Pulau Bangka or Bangka Island is a jewel of the Java Sea, situated off the East coast of Sumatra and nestled in next to Belitung Island. There are numerous flights available from Jakarta on a number of carriers, with a return cost of around US$100 (less if you snag yourself a sale fare!).
There are a number of attractions to draw you to Pulau Bangka, so it’s worth looking at both what it does have and what it doesn’t have. Beautiful beaches and crystal clear waters abound, despite both the onshore and off shore tin mining that takes place at various locations around the island. Below is the water off the Tanjong Pesona Beach Resort, located at the northern end of the island. There’s an entrance fee of Rp. 20,000 for those not staying at the resort.
There are an array of additional beautiful beaches located around the island, including one at the Grand Parai Resort. The resort also offers with delightful dining options for those who wish to sample the local seafood specialities, including the tasty lempah kuning. An entrance fee of Rp. 20,00 is also applied here for those not staying at the resort.
It’s not just beaches on offer around the island though. If you’re looking for a change of pace you can head to Tirta Tapta Pemali and enjoy the hot springs and waterslides. Certainly it’s not the grandest water park in the world, but with an entrance fee of Rp. 15,000 it won’t break the bank either! Along with the water fun they have a range of eating options available, live entertainment on weekends and a mini-zoo that may unfortunately displease any animal lovers out there.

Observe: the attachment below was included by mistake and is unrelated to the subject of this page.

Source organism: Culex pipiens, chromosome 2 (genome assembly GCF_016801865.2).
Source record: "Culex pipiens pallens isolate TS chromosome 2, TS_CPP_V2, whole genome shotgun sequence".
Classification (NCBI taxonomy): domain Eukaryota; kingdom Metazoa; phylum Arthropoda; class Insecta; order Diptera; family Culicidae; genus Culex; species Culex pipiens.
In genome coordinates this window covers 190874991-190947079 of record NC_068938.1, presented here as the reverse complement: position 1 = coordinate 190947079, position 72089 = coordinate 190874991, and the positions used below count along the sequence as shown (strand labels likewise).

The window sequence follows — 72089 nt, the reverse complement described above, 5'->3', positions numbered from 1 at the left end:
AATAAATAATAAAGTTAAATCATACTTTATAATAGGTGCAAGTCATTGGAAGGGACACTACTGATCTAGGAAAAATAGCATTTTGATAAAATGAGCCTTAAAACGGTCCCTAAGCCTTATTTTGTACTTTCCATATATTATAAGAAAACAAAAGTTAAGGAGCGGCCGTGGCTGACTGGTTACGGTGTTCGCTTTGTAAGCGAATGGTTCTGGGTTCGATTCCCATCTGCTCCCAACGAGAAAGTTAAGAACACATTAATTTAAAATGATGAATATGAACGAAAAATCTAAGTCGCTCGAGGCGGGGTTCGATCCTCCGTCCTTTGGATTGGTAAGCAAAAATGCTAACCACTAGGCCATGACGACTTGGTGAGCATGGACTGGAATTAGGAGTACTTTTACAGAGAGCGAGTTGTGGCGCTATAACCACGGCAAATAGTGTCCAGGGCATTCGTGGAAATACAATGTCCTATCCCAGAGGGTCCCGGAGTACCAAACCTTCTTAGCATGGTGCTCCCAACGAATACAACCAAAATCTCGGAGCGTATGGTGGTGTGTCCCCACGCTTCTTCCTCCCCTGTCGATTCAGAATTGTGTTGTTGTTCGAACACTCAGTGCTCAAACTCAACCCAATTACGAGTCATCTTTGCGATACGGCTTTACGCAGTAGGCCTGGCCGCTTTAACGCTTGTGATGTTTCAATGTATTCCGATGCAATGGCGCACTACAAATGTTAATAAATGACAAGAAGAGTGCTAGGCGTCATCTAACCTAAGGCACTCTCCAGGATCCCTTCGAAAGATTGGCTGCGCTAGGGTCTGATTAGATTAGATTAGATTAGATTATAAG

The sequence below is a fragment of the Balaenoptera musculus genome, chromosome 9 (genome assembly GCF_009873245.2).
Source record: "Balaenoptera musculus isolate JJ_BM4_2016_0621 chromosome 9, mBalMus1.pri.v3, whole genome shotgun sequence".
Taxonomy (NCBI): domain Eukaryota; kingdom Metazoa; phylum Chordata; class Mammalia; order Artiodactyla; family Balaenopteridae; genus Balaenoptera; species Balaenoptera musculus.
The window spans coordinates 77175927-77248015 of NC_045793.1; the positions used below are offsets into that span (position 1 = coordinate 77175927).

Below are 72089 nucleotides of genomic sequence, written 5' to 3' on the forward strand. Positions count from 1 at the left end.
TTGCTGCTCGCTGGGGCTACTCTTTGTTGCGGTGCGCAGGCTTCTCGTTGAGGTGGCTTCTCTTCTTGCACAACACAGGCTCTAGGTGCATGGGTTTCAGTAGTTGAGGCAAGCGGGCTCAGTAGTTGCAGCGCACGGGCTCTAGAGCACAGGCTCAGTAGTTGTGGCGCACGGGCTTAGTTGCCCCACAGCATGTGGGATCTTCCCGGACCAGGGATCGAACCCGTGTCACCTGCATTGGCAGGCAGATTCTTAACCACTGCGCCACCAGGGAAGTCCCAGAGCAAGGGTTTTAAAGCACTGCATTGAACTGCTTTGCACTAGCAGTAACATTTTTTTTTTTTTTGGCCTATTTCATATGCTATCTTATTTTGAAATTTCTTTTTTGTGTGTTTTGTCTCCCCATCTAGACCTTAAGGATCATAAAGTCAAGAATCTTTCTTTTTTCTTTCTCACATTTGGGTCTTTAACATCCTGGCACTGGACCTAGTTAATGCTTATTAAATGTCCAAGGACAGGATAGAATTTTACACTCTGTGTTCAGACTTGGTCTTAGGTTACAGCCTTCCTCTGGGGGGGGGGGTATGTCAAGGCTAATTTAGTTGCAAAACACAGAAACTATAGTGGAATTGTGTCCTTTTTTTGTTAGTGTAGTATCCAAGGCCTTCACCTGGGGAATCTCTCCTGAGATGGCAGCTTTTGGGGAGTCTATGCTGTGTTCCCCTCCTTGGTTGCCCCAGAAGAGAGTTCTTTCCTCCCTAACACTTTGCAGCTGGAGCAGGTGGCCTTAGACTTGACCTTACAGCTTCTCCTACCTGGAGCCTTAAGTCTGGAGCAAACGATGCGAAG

If you’re looking for more of a spiritual experience there’s also the opportunity to visit Jesus in the jungle amongst other Christian sights at Gua Maria, close to the town of Belinyu in the north of the island. All the stations of the cross are included along with a man-made cave housing Maria as well.
For those of more of a Buddist bent there’s intriguing temples available as well, especially in and around the main city of Pangkalpinang. The central area of Pangkalpinang has a bustling collection of shops too, though the development of new malls alongside this district may change the more traditional character of the city.
Finally, after a busy day of sightseeing there’s nothing like grabbing a snack at a local institution, Warung Kopi Tung Tau. Having first opened in 1938, they have branches now in both Pangkalpinang and Sungaliat and offer up a local twist on toasted treats along with a range of beguiling beverages.
In addition to all of the above, if you’re looking for a snack or a souvenir to take with you once your holiday is done then the kerupuk (crackers) produced locally on Pulau Bangka is highly recommended. Once you’ve tried it you won’t be able to go back to the bland offerings available elsewhere, real seafood flavours shine through here!
As for what Pulau Bangka doesn’t have, firstly it doesn’t have crowds (especially on weekdays). As you can see from the photos, those beaches were solitary experiences, along with the visit to Tirta Tapta Pemali and to Gua Maria. Even though the island is reasonably large, the lack of crowds and the well maintained roads around the island made sightseeing easy. It’s fair to say it doesn’t have the fanciest resorts either, with those along the beaches more humble affairs, though some mid-scale hotels have started springing up around Pangkalpinang (though not located along the beachfront). English wasn’t widely spoken either from my experience so you may want to bring along a phrase book or your favourite translation app if your Bahasa Indonesia skills are lacking.
Thanks so much for the article and the pictures. 🙂 🙂
and my brother for some pictures! cheers man!